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10 Unexpected Ways Eleanor of Aquitaine Was a Pioneer

by Selme Angulo
fact checked by Darci Heikkinen
Feature image credit: Wikimedia Commons

Eleanor of Aquitaine was a remarkable figure in medieval European history. Born in 1122, she was the daughter of William X, Duke of Aquitaine. Later, she became a queen consort of both France and England. Eleanor’s life was marked by her extraordinary intelligence, beauty, and strong-willed personality. Those things set her apart from the typical women of her time—and made her memorable to us even today.

Eleanor’s most significant impact was her role as a queen and a mother. She married King Louis VII of France in 1137. Then, after their marriage was annulled, she went on to marry King Henry II of England in 1152. Her marriages helped shape the political landscape of Western Europe forever after. They also contributed to the complex web of alliances and conflicts that defined the era.

Eleanor’s influence extended beyond her marriages, too. She was a patron of the arts and played a key role in the development of courtly love and troubadour culture. She was also instrumental in the administration of her husband’s vast domains and was known for her skill in diplomacy. Today, her legacy endures as a symbol of the powerful and independent women of the Middle Ages. And in this list, we’ll take a long look at that impactful legacy. History buffs, clock in! We’ve got ten surprising ways in which Eleanor of Aquitaine was a true medieval pioneer!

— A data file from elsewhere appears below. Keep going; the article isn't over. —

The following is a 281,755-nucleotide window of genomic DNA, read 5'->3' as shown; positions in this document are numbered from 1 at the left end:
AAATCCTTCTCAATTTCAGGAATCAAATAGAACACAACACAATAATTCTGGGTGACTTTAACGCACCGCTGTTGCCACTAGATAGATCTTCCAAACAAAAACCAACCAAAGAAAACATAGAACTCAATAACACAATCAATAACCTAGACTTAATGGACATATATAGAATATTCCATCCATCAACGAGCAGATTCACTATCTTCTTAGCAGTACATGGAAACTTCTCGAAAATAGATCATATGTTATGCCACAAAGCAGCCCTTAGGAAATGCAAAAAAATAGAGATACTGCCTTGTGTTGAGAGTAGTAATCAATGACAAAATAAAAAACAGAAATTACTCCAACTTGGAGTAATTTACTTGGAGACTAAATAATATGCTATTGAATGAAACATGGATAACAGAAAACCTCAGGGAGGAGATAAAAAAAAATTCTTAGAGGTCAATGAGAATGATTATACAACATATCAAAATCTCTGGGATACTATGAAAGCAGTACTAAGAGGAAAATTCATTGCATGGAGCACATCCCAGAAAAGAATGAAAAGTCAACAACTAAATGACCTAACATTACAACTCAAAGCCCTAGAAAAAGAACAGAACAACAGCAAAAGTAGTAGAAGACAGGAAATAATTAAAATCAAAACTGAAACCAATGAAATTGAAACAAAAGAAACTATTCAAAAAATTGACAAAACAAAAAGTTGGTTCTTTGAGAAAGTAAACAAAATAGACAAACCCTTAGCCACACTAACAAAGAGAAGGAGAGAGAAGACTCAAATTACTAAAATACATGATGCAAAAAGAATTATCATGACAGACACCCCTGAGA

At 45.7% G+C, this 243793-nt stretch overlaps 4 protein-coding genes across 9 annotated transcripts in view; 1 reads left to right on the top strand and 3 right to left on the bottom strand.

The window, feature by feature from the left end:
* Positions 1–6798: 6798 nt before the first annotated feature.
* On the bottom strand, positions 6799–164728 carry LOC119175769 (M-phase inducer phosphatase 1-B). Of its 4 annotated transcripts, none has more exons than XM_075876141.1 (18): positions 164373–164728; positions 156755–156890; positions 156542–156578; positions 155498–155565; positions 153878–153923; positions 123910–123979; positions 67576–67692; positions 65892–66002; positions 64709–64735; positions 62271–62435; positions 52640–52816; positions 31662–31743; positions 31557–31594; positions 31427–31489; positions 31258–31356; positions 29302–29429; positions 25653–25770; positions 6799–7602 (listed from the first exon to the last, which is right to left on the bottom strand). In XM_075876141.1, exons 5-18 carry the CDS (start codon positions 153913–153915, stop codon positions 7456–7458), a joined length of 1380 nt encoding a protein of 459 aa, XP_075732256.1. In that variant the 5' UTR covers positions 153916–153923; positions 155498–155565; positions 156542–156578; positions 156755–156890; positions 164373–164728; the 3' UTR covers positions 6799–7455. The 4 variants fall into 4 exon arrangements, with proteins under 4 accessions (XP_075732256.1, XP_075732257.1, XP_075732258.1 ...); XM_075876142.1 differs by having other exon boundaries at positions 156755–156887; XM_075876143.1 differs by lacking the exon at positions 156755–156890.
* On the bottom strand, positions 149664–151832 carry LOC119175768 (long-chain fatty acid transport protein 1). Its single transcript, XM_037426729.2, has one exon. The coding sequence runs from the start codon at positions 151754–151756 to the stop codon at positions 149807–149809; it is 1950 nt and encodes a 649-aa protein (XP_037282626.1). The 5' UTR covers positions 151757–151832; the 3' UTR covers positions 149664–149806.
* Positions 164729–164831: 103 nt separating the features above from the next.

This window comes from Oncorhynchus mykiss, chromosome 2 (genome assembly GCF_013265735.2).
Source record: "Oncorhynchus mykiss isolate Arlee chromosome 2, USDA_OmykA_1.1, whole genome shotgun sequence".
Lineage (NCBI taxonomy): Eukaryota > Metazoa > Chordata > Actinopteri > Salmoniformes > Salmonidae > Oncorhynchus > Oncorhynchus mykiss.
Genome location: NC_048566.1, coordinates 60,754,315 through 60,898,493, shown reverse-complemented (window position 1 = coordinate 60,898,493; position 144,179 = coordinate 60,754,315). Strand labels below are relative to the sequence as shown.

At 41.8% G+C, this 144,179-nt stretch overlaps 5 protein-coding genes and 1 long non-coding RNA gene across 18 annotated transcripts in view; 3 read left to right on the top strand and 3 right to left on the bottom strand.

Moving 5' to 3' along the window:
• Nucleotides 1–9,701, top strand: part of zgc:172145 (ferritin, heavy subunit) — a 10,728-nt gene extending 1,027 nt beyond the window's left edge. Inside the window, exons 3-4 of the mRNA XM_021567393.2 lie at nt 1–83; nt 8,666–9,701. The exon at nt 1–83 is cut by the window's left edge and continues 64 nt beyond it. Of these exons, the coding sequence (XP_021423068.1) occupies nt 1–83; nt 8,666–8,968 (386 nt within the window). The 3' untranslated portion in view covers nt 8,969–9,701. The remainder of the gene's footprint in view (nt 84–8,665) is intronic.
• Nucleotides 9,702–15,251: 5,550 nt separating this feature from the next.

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10 Trailblazing Queen of Two Kingdoms

The Court of Love – Eleanor of Aquitaine – European History – Part 2 – Extra History

Eleanor of Aquitaine was undoubtedly a pioneer in her role as queen. She married King Louis VII of France and later King Henry II of England. Doing so allowed her to become queen of two major European kingdoms—an absolutely unheard-of achievement both then and now. And it wasn’t by accident, either. Her extraordinary journey from the Queen of France to the Queen of England showcased her exceptional diplomatic skills and influence. And it proved her pioneering status to be able to leave one marriage and enter another in such a decisive manner.

Eleanor’s first marriage to King Louis VII of France in 1137 marked the beginning of her queenship. She quickly found herself navigating the complex politics of the French court, as well as learning the general ropes of royalty. That marriage was annulled after several years, though. And in an era where most women in that situation would have disappeared into irrelevancy, Eleanor stayed the course.

Her true pioneering moment came when she married Henry II of England in 1152, thereby becoming Queen of England. This unprecedented transition made her a key figure in the geopolitics of medieval Europe. She knew people on the continent and on the British Isles, and she could navigate geopolitics better than both of her husbands.[1]

9 Patron of Romantic Love and Poetry

Courtly Love in the High Middle Ages

Eleanor was not only a queen but also a prominent patron of courtly love and poetry. Her support for poets and troubadours during her time in both France and England made her a catalyst for the development of medieval literature and chivalry. She encouraged the creation of poetic works that celebrated ideals of romantic love and chivalric values.